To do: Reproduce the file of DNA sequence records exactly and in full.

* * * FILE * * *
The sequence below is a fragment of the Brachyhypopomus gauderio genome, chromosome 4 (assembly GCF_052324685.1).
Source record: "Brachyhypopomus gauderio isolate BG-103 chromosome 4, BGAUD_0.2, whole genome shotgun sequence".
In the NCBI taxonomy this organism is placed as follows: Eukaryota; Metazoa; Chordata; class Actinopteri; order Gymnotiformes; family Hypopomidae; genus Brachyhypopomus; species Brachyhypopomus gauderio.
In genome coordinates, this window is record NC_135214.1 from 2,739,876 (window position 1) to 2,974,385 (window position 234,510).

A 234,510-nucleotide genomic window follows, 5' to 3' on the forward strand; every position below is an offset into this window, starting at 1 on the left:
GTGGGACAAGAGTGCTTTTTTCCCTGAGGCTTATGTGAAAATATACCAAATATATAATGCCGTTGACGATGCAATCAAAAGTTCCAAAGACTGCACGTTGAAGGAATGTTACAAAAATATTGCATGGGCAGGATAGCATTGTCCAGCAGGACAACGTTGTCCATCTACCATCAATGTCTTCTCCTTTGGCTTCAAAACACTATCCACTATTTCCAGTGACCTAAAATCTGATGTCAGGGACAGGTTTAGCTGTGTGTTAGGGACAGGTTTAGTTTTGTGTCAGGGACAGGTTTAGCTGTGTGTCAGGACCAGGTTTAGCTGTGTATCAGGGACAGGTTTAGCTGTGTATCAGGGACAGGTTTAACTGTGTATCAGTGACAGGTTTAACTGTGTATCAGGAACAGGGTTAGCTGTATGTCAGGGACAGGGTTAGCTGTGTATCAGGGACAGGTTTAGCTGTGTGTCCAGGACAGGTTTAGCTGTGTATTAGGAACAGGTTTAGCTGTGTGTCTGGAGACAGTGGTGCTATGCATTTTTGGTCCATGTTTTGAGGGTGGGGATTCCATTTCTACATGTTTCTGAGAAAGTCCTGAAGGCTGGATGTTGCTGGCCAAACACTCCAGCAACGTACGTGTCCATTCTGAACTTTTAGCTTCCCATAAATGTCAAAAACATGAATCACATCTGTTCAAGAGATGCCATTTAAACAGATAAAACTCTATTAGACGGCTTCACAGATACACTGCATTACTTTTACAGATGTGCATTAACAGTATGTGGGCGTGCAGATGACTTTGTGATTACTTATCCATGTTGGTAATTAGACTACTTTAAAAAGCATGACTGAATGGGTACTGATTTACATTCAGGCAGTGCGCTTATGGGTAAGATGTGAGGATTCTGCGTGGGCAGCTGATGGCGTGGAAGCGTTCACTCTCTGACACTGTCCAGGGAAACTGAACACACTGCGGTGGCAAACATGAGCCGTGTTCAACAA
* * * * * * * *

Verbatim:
The sequence below is a fragment of the Brachyhypopomus gauderio genome, chromosome 4 (assembly GCF_052324685.1).
Source record: "Brachyhypopomus gauderio isolate BG-103 chromosome 4, BGAUD_0.2, whole genome shotgun sequence".
In the NCBI taxonomy this organism is placed as follows: Eukaryota; Metazoa; Chordata; class Actinopteri; order Gymnotiformes; family Hypopomidae; genus Brachyhypopomus; species Brachyhypopomus gauderio.
In genome coordinates, this window is record NC_135214.1 from 2,739,876 (window position 1) to 2,974,385 (window position 234,510).

A 234,510-nucleotide genomic window follows, 5' to 3' on the forward strand; every position below is an offset into this window, starting at 1 on the left:
GTGGGACAAGAGTGCTTTTTTCCCTGAGGCTTATGTGAAAATATACCAAATATATAATGCCGTTGACGATGCAATCAAAAGTTCCAAAGACTGCACGTTGAAGGAATGTTACAAAAATATTGCATGGGCAGGATAGCATTGTCCAGCAGGACAACGTTGTCCATCTACCATCAATGTCTTCTCCTTTGGCTTCAAAACACTATCCACTATTTCCAGTGACCTAAAATCTGATGTCAGGGACAGGTTTAGCTGTGTGTTAGGGACAGGTTTAGTTTTGTGTCAGGGACAGGTTTAGCTGTGTGTCAGGACCAGGTTTAGCTGTGTATCAGGGACAGGTTTAGCTGTGTATCAGGGACAGGTTTAACTGTGTATCAGTGACAGGTTTAACTGTGTATCAGGAACAGGGTTAGCTGTATGTCAGGGACAGGGTTAGCTGTGTATCAGGGACAGGTTTAGCTGTGTGTCCAGGACAGGTTTAGCTGTGTATTAGGAACAGGTTTAGCTGTGTGTCTGGAGACAGTGGTGCTATGCATTTTTGGTCCATGTTTTGAGGGTGGGGATTCCATTTCTACATGTTTCTGAGAAAGTCCTGAAGGCTGGATGTTGCTGGCCAAACACTCCAGCAACGTACGTGTCCATTCTGAACTTTTAGCTTCCCATAAATGTCAAAAACATGAATCACATCTGTTCAAGAGATGCCATTTAAACAGATAAAACTCTATTAGACGGCTTCACAGATACACTGCATTACTTTTACAGATGTGCATTAACAGTATGTGGGCGTGCAGATGACTTTGTGATTACTTATCCATGTTGGTAATTAGACTACTTTAAAAAGCATGACTGAATGGGTACTGATTTACATTCAGGCAGTGCGCTTATGGGTAAGATGTGAGGATTCTGCGTGGGCAGCTGATGGCGTGGAAGCGTTCACTCTCTGACACTGTCCAGGGAAACTGAACACACTGCGGTGGCAAACATGAGCCGTGTTCAACAA